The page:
In what is kind of gender swapped”Taken“, Janney plays the title character, a loner in a remote area of the Pacific Northwest in the 1980s. The film opens with Lou in a dark place. She kills a deer to establish her tough-guy bona fides to the audience, withdraws all her money, and writes a mysterious letter to someone to inherit her home. She swallows some bourbon and prepares to take her own life when a woman who rents a house nearby bursts through the door. It’s Hannah (Smollett) and her daughter Vee (Ridley Asha Bateman) missing. Oh, did I mention a storm is coming? It’s getting ugly outside and there’s now a missing girl.
Hannah knows who took her daughter – her ex-husband Phillip (Logan Marshall-Green), who we meet beating and killing a man who was stupid enough to pick up a hitchhiker. It is revealed that Phillip was not just an abusive husband to Hannah, but faked his own death so he could get to his daughter under the guise of being presumed dead. Phillip is not your average sociopath – he was a special forces soldier and he even brought a few of his friends along to help with the kidnapping. Everyone underestimated Lou. Of course.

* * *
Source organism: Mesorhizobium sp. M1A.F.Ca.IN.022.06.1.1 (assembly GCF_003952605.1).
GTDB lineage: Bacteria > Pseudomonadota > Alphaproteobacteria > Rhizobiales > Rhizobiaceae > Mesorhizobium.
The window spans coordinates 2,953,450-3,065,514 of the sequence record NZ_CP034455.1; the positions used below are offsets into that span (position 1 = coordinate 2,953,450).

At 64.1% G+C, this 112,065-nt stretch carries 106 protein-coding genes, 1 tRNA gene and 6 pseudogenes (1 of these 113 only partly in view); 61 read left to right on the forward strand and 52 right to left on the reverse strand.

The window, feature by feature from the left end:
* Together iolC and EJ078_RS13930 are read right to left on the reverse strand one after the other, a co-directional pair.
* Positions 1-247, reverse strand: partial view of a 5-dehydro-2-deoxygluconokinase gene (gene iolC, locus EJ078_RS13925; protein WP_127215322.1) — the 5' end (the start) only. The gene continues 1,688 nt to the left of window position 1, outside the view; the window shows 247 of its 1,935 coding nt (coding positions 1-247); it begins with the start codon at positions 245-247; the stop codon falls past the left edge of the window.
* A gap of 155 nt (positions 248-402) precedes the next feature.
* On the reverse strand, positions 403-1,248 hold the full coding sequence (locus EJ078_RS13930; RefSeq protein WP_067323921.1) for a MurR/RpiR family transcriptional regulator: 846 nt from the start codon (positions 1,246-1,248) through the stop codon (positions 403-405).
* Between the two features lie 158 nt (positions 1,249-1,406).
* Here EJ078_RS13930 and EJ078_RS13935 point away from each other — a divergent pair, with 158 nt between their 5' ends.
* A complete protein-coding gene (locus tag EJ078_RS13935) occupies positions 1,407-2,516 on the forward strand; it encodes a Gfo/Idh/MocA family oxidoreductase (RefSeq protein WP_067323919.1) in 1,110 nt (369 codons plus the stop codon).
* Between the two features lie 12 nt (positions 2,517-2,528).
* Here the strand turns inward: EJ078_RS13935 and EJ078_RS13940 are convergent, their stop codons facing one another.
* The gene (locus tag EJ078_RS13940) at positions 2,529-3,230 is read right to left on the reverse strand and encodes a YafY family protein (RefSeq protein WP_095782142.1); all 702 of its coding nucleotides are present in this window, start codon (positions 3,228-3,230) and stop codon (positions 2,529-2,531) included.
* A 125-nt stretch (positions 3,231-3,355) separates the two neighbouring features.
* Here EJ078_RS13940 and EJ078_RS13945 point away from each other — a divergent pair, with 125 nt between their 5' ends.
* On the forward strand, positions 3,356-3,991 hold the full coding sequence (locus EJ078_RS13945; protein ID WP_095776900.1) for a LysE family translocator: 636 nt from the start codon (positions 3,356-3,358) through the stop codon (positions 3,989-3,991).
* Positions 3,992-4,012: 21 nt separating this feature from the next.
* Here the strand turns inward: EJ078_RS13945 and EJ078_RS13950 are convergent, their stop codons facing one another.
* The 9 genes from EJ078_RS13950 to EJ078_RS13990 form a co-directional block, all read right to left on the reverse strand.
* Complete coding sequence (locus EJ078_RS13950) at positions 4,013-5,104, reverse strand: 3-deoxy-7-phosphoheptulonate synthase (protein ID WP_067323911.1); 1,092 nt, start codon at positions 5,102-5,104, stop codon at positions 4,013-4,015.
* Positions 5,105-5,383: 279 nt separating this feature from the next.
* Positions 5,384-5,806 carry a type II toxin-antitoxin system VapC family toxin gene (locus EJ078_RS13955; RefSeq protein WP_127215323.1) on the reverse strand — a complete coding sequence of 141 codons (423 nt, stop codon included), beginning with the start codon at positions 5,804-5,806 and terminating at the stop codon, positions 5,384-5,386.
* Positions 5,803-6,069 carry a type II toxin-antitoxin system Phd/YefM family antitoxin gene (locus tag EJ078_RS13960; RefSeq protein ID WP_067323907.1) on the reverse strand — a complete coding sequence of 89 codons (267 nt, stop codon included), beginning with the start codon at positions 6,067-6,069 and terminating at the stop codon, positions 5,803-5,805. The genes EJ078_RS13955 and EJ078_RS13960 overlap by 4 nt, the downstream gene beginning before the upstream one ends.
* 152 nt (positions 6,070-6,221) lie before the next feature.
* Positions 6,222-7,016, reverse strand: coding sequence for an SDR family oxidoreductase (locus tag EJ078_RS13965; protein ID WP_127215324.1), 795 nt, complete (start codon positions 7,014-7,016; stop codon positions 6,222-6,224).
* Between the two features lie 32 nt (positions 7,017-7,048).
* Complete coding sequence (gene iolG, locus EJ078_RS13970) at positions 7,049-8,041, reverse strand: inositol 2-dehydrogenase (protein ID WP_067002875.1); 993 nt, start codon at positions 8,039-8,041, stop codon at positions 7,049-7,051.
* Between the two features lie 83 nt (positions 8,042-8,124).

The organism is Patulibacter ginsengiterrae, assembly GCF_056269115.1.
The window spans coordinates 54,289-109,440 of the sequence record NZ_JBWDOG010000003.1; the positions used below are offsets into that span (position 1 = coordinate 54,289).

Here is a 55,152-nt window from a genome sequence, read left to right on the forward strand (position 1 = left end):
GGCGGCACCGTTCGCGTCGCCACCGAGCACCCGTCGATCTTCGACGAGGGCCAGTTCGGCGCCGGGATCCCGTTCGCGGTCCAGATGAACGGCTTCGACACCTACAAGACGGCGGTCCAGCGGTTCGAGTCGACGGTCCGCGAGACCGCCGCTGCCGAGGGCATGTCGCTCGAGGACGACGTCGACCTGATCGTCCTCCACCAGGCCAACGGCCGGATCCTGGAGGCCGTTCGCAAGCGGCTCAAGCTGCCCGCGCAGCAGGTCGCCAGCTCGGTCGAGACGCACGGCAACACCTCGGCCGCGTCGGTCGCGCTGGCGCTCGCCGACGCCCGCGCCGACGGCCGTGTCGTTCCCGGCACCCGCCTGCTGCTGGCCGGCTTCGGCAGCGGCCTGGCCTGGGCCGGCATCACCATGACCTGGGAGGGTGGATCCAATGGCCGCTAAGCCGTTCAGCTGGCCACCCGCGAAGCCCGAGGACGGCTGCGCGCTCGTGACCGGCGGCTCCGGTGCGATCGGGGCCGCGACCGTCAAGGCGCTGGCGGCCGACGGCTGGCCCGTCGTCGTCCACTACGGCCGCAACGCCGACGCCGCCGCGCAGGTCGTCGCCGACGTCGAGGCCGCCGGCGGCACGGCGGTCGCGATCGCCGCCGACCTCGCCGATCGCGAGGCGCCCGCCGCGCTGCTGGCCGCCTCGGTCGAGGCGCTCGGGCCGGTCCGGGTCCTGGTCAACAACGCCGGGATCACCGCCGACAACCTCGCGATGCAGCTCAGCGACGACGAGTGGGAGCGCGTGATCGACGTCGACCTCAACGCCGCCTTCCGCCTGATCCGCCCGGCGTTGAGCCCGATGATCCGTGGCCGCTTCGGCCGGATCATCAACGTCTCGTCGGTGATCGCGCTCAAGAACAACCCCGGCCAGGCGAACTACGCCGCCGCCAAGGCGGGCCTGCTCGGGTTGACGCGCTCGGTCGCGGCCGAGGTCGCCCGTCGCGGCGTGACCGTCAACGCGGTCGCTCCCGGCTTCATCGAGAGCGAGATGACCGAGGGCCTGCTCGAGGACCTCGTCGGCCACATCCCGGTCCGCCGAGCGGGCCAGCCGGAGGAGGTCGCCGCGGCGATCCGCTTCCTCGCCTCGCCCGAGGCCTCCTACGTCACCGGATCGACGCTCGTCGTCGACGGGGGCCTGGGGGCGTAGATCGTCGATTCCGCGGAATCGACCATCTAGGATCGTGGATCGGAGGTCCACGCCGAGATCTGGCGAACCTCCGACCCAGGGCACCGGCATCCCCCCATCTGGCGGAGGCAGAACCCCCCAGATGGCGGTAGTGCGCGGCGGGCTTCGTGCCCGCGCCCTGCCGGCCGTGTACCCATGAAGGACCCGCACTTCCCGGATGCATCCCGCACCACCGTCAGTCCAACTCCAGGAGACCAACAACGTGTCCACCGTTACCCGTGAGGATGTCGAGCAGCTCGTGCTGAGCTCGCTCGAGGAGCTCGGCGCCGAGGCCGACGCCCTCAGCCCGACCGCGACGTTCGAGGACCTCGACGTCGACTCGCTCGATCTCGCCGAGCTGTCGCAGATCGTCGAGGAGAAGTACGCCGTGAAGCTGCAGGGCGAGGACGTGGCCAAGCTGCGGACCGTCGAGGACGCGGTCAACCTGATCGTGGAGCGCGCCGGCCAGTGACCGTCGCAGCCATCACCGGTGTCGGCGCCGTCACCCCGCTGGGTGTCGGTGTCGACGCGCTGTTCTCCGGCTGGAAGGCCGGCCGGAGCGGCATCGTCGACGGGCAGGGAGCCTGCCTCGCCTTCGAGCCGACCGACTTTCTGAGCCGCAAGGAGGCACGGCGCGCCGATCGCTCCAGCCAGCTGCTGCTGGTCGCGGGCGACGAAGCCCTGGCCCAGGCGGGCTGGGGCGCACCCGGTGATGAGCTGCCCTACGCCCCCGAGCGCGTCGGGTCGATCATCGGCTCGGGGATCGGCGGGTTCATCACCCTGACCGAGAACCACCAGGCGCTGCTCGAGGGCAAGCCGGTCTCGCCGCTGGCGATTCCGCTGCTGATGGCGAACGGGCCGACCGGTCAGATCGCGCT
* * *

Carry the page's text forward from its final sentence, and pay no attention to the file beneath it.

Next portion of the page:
Once Lou and Hannah get out into the pouring rain, “Lou” should have had momentum as a survival thriller. And there’s a great action scene in a cabin where the title character unleashes his training on a couple of guys who don’t see it coming. With some tight fight choreography that Janney completely sells, I was ready for the film to build from there. And then it just stops.
A ridiculous twist doesn’t help. Without spoiling, “Lou” has one of those suspensions of disbelief character connections that requires robust writing and direction to push through it. When a movie takes a sharp, unbelievable turn, viewers are willing to put aside skepticism if the story keeps them entertained. But “Lou” can’t pull off this trick, allowing us to question the logic of it all in a way that makes the emotional scenes later feel hollow. The moment you start to question whether anyone would make that choice in a movie like “Lou,” it falls apart.